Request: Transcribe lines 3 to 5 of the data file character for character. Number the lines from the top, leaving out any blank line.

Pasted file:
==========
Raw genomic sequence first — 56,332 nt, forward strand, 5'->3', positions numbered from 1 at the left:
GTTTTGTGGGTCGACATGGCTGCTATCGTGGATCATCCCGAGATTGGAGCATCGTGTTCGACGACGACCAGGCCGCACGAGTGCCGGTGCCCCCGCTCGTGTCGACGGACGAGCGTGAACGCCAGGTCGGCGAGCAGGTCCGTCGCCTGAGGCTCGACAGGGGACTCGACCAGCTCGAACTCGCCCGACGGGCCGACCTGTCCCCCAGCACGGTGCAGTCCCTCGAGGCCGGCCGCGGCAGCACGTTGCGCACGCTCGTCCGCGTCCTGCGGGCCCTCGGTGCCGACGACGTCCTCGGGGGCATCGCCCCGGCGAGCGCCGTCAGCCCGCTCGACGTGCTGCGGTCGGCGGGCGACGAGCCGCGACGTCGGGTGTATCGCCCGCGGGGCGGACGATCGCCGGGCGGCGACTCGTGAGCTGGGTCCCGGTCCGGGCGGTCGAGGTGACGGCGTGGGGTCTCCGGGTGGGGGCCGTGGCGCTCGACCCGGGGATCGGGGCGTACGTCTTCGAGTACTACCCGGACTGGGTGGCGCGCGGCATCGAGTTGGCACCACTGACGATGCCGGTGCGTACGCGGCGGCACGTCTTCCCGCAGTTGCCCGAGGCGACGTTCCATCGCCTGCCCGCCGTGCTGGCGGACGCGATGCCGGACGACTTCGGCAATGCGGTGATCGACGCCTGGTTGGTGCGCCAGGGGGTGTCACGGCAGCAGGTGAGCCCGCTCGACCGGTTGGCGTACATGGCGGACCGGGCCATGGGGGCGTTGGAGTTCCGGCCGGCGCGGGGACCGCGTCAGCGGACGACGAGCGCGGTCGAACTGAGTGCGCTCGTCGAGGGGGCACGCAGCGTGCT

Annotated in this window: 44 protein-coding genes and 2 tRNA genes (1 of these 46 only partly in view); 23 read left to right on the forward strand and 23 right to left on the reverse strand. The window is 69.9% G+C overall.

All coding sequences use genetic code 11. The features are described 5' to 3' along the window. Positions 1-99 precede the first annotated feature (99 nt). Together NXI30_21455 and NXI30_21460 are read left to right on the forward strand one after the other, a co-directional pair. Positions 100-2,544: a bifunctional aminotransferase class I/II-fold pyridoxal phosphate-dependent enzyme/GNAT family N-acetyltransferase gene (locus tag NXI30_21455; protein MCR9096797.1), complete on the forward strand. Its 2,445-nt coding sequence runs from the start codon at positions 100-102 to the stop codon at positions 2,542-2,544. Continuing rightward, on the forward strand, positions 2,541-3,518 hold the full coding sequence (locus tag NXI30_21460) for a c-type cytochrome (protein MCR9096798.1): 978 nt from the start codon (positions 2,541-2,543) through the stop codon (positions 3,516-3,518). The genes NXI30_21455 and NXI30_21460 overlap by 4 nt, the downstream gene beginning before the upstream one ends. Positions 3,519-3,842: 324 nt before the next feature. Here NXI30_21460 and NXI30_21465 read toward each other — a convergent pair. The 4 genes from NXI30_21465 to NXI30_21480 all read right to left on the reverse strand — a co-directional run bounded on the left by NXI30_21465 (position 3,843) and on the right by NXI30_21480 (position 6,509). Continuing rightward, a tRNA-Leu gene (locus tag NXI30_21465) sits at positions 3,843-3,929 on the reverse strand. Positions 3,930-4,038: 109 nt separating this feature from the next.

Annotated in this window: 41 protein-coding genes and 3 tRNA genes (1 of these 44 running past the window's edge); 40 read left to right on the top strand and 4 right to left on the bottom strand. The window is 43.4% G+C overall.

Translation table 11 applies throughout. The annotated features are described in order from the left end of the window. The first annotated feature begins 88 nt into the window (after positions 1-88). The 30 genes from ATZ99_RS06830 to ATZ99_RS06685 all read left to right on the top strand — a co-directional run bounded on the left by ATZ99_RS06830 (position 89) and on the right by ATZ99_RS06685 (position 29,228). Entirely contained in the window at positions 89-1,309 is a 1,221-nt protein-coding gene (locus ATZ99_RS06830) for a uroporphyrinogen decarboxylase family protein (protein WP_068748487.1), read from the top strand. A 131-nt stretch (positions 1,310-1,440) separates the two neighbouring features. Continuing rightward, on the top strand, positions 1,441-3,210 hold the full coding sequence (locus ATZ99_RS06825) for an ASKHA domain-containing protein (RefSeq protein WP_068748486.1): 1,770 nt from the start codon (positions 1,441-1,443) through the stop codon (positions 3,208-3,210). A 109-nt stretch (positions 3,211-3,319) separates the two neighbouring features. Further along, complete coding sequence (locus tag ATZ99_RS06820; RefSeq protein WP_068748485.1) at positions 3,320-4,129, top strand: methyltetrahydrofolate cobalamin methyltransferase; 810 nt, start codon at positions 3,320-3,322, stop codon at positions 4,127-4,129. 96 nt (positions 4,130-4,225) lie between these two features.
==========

Annotated in this window: 44 protein-coding genes and 2 tRNA genes (1 of these 46 only partly in view); 23 read left to right on the forward strand and 23 right to left on the reverse strand. The window is 69.9% G+C overall.

All coding sequences use genetic code 11. The features are described 5' to 3' along the window. Positions 1-99 precede the first annotated feature (99 nt). Together NXI30_21455 and NXI30_21460 are read left to right on the forward strand one after the other, a co-directional pair. Positions 100-2,544: a bifunctional aminotransferase class I/II-fold pyridoxal phosphate-dependent enzyme/GNAT family N-acetyltransferase gene (locus tag NXI30_21455; protein MCR9096797.1), complete on the forward strand. Its 2,445-nt coding sequence runs from the start codon at positions 100-102 to the stop codon at positions 2,542-2,544. Continuing rightward, on the forward strand, positions 2,541-3,518 hold the full coding sequence (locus tag NXI30_21460) for a c-type cytochrome (protein MCR9096798.1): 978 nt from the start codon (positions 2,541-2,543) through the stop codon (positions 3,516-3,518). The genes NXI30_21455 and NXI30_21460 overlap by 4 nt, the downstream gene beginning before the upstream one ends. Positions 3,519-3,842: 324 nt before the next feature. Here NXI30_21460 and NXI30_21465 read toward each other — a convergent pair. The 4 genes from NXI30_21465 to NXI30_21480 all read right to left on the reverse strand — a co-directional run bounded on the left by NXI30_21465 (position 3,843) and on the right by NXI30_21480 (position 6,509). Continuing rightward, a tRNA-Leu gene (locus tag NXI30_21465) sits at positions 3,843-3,929 on the reverse strand. Positions 3,930-4,038: 109 nt separating this feature from the next.

Annotated in this window: 41 protein-coding genes and 3 tRNA genes (1 of these 44 running past the window's edge); 40 read left to right on the top strand and 4 right to left on the bottom strand. The window is 43.4% G+C overall.